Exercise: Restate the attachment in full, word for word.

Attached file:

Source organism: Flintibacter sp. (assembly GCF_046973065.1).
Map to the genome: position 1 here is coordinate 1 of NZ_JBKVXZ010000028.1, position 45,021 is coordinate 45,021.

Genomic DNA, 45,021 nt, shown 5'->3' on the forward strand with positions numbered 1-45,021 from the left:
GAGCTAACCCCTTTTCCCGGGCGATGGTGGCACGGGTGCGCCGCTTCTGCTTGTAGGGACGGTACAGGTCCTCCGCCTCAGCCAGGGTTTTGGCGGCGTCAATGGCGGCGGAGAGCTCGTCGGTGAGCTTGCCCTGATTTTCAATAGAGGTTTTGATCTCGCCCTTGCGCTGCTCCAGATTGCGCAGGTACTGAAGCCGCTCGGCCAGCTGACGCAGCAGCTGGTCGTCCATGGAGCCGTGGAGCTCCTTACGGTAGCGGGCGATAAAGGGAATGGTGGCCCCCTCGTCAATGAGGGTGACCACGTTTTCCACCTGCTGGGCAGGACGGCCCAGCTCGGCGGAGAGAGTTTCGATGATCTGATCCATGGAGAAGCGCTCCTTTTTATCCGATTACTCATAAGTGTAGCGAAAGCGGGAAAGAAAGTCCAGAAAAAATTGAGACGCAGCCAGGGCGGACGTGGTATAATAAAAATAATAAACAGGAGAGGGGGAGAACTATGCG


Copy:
Source organism: Flintibacter sp. (assembly GCF_046973065.1).
Map to the genome: position 1 here is coordinate 1 of NZ_JBKVXZ010000028.1, position 45,021 is coordinate 45,021.

Genomic DNA, 45,021 nt, shown 5'->3' on the forward strand with positions numbered 1-45,021 from the left:
GAGCTAACCCCTTTTCCCGGGCGATGGTGGCACGGGTGCGCCGCTTCTGCTTGTAGGGACGGTACAGGTCCTCCGCCTCAGCCAGGGTTTTGGCGGCGTCAATGGCGGCGGAGAGCTCGTCGGTGAGCTTGCCCTGATTTTCAATAGAGGTTTTGATCTCGCCCTTGCGCTGCTCCAGATTGCGCAGGTACTGAAGCCGCTCGGCCAGCTGACGCAGCAGCTGGTCGTCCATGGAGCCGTGGAGCTCCTTACGGTAGCGGGCGATAAAGGGAATGGTGGCCCCCTCGTCAATGAGGGTGACCACGTTTTCCACCTGCTGGGCAGGACGGCCCAGCTCGGCGGAGAGAGTTTCGATGATCTGATCCATGGAGAAGCGCTCCTTTTTATCCGATTACTCATAAGTGTAGCGAAAGCGGGAAAGAAAGTCCAGAAAAAATTGAGACGCAGCCAGGGCGGACGTGGTATAATAAAAATAATAAACAGGAGAGGGGGAGAACTATGCG